IEA chief economist -- 'we peaked in 2006'

Paul Mobbs mobbsey at
Fri Apr 29 21:55:40 BST 2011

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First the French Prime Minister, now ABA Australia TV has the IEA's chief 
economist says the peak was 2006.

Fatih Birol's been one of the more liberal voices at the IEA for a while -- 
now he's come out and said what many know to be the case. So, how long before 
our own politicians understand the reality of what this means?

You can find ABC Australia's 'Catalyst' programme at


Oil prices to keep rising as peak production reached in 2006

FRANK McDONALD, Environment Editor, The Irish Times, Friday April 29th 2011

THE AGE of cheap oil is now over – and that’s official.

For the first time, the International Energy Agency has conceded that global 
crude oil production has already peaked and that the commodity will become 
more and more expensive.

In the Catalyst programme broadcast last night on Australia’s ABC1 television, 
the agency’s chief economist, Fatih Birol, said “peak oil” was reached in 

He said that he expected oil prices to rise by 30 per cent over the next three 

“The existing [oil] fields are declining so sharply that in order to stay where 
we are in terms of production levels in the next 25 years, we have to find and 
develop four new Saudi Arabias,” Dr Birol said.

“It is a huge, huge challenge that we continue to underline.”

Only five years ago, the agency – an independent, inter-governmental agency 
formed in the wake of the 1973 oil crisis – was confidently forecasting that 
crude oil production would increase to 120 million barrels a day by 2030.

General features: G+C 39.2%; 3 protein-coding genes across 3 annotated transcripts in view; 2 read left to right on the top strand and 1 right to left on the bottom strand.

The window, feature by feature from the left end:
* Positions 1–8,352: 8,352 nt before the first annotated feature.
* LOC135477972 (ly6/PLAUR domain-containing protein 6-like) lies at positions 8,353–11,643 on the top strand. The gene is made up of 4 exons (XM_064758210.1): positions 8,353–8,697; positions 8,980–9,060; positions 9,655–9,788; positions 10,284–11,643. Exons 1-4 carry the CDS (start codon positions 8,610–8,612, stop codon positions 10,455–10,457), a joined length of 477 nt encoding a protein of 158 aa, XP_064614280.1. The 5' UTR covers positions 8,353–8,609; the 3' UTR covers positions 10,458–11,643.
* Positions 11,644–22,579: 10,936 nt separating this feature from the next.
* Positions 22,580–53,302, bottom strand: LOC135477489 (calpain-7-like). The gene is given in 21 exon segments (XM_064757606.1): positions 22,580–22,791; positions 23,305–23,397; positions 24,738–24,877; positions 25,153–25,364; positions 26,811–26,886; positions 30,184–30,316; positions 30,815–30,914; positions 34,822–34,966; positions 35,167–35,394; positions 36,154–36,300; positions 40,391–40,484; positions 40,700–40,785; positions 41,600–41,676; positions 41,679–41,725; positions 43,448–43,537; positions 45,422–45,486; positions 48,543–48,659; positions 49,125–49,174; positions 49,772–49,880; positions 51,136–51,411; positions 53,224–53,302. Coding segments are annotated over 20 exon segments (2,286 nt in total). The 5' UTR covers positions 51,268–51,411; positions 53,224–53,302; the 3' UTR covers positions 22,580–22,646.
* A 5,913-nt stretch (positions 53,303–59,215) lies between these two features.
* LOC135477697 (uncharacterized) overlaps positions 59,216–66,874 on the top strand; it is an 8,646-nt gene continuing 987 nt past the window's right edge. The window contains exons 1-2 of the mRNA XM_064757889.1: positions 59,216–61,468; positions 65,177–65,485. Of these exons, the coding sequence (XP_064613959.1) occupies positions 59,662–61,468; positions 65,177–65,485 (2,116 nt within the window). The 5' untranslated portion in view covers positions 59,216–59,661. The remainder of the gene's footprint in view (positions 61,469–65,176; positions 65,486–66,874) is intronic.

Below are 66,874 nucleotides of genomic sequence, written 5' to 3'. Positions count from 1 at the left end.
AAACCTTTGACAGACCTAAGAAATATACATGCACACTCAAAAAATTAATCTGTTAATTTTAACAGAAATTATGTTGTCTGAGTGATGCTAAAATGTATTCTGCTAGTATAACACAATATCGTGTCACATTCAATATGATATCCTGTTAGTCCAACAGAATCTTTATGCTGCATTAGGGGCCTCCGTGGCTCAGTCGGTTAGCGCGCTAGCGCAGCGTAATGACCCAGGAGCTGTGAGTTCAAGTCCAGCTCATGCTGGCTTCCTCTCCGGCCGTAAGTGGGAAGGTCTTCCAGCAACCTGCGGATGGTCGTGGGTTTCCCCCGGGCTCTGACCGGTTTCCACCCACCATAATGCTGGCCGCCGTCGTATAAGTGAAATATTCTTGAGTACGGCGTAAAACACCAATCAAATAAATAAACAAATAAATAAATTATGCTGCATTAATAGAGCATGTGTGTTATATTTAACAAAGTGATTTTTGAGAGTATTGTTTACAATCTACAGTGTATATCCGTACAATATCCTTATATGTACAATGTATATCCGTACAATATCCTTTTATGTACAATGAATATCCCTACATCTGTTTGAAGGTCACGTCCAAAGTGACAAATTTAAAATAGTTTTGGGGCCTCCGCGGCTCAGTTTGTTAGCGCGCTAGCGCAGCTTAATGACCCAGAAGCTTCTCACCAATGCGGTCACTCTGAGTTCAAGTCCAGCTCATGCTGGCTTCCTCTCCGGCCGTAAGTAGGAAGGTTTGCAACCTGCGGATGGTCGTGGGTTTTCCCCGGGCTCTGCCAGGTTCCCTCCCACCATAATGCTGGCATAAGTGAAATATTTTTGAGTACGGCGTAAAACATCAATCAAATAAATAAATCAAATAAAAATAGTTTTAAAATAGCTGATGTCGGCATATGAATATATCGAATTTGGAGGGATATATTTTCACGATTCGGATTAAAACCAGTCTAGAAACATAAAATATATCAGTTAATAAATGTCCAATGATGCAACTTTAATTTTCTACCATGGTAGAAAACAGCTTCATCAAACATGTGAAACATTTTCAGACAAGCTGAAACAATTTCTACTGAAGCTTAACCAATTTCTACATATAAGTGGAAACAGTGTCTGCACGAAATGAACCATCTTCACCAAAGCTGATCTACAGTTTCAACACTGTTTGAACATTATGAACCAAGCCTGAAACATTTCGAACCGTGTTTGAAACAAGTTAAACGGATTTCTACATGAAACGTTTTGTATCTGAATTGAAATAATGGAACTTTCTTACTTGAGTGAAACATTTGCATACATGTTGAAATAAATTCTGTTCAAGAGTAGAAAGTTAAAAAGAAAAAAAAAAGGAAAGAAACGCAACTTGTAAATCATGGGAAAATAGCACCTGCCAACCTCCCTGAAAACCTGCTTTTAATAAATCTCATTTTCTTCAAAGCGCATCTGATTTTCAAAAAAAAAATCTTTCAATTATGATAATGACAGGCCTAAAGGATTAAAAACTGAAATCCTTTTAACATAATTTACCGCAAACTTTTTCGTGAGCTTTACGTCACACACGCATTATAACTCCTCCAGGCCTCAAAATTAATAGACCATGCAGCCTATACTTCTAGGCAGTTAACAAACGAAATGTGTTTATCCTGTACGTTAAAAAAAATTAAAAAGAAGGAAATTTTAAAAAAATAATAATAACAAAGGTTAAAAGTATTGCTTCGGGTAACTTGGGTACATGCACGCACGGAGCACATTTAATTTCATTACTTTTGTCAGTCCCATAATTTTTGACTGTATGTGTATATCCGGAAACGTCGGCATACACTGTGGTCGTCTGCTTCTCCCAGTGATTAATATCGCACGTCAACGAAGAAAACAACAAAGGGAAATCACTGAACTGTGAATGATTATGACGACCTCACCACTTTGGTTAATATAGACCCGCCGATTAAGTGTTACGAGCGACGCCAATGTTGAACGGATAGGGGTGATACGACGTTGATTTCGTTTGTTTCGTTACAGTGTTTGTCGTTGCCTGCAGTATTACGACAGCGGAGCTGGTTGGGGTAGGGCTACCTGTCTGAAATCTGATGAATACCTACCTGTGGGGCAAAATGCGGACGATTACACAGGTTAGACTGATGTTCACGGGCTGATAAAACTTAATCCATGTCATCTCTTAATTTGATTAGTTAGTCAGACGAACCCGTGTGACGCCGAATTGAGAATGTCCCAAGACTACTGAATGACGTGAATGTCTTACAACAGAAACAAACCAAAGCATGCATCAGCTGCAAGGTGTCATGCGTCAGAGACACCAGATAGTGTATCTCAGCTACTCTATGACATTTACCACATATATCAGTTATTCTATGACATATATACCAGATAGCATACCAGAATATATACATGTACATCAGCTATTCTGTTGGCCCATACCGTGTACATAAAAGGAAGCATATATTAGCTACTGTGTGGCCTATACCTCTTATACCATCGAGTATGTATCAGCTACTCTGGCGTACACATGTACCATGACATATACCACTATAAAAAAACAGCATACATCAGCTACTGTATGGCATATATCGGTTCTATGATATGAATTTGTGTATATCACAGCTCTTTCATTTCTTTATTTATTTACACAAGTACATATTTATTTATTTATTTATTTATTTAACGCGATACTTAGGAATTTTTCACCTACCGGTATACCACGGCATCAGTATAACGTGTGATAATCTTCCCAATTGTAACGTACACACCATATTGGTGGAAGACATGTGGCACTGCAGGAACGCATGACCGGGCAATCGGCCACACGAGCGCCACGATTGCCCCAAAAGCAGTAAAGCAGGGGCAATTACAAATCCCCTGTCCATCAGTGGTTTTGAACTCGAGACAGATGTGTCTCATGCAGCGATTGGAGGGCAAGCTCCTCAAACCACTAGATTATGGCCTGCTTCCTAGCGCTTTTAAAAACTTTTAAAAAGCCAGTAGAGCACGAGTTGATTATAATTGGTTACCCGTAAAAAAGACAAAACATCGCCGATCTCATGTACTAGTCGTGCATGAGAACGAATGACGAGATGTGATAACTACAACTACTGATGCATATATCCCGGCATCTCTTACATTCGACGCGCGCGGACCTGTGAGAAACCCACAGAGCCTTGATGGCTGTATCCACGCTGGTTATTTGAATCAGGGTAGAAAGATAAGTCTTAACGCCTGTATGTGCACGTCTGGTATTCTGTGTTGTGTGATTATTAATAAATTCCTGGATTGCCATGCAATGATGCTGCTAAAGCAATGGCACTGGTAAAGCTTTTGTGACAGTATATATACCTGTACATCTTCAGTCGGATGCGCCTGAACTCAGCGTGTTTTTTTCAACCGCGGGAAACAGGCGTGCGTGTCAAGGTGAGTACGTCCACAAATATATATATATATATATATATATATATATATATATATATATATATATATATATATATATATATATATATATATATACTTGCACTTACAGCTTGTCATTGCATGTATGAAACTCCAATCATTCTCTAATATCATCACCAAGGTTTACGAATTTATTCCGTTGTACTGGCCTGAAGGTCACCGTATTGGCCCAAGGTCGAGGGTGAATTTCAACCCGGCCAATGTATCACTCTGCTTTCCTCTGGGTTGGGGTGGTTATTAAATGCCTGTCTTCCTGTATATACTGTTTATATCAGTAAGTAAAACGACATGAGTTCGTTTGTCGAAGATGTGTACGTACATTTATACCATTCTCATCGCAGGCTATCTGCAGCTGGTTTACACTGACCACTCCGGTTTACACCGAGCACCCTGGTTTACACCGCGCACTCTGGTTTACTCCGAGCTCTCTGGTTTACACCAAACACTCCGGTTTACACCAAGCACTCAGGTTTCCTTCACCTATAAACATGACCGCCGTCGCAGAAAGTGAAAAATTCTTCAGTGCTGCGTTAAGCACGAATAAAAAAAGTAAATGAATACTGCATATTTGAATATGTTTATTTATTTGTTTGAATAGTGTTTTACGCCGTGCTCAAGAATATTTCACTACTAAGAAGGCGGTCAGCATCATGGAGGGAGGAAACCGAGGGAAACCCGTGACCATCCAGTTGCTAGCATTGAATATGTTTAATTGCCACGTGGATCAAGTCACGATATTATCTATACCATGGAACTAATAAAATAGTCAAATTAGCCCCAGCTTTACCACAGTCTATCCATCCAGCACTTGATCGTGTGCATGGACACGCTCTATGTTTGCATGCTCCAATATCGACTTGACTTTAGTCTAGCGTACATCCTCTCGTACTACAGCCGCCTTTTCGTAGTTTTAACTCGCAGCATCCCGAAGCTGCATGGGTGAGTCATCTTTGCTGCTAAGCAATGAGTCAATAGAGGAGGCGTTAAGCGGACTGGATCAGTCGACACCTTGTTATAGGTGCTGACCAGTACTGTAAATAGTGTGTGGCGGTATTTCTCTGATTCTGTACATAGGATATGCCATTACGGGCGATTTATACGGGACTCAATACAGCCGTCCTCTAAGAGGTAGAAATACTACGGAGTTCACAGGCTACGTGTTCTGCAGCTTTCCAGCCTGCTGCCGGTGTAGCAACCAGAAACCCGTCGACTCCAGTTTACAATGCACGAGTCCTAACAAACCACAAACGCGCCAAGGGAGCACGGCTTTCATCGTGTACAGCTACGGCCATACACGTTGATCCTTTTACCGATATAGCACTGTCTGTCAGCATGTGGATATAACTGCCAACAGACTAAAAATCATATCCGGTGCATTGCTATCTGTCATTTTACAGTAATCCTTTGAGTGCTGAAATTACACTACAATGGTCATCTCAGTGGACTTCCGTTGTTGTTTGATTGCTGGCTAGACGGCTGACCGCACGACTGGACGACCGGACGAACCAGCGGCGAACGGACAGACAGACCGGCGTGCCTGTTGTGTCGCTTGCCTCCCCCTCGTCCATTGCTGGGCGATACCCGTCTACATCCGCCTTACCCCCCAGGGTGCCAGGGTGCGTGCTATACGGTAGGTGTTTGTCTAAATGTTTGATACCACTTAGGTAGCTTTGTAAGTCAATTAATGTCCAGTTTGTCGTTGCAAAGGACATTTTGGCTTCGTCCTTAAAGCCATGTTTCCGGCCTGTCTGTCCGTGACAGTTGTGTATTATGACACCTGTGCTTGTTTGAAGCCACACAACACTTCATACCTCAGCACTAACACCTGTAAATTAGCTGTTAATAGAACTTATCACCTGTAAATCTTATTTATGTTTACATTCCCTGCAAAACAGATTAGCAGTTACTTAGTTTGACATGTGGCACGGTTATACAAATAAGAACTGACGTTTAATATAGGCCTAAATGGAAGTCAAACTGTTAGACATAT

Dr Birol said one of the conclusions the agency had come to was that the age 
of cheap oil was over.

Yesterday, light crude was trading at $113 per barrel and forecast to rise to 
$130 per barrel.

At the height of the global financial crisis in 2008, oil spiked to $148 per 

Global instability in oil-rich regions meant that crude oil would only get 
more expensive, according to Dr Birol.

“The amount of increase in the oil input bill in Europe is equal to the 
government budget deficit of Greece plus Portugal put together,” he said.

“If it increases further . . . we believe it will increase at least 20, 30 per 
cent higher in the next few years to come and this would mean additional 
pressure on the financing of many governments who are the oil importers.”

More expensive oil will make it more difficult for countries to break out of 

Dr Birol said more oil reserves “might be there”, but access was not.

There was also market manipulation.

“For some producers, it is better that oil doesn’t come to market so they 
would like to see perhaps higher prices as a result of tightness in the 
markets,” he said.

- -- 


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